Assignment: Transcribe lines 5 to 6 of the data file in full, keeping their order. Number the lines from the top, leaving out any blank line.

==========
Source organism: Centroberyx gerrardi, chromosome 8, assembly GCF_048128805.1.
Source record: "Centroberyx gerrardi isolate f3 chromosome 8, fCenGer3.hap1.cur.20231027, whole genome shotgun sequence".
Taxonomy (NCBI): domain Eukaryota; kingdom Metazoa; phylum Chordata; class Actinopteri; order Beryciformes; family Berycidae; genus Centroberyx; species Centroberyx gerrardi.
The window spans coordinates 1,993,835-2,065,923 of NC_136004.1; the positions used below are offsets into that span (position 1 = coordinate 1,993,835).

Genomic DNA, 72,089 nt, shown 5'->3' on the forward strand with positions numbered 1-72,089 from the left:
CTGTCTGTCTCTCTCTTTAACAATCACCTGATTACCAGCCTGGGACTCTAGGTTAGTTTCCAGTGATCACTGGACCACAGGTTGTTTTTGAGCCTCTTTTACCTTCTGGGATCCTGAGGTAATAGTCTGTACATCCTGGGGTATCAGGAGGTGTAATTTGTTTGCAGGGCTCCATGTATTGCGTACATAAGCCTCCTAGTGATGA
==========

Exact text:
Genomic DNA, 72,089 nt, shown 5'->3' on the forward strand with positions numbered 1-72,089 from the left:
CTGTCTGTCTCTCTCTTTAACAATCACCTGATTACCAGCCTGGGACTCTAGGTTAGTTTCCAGTGATCACTGGACCACAGGTTGTTTTTGAGCCTCTTTTACCTTCTGGGATCCTGAGGTAATAGTCTGTACATCCTGGGGTATCAGGAGGTGTAATTTGTTTGCAGGGCTCCATGTATTGCGTACATAAGCCTCCTAGTGATGA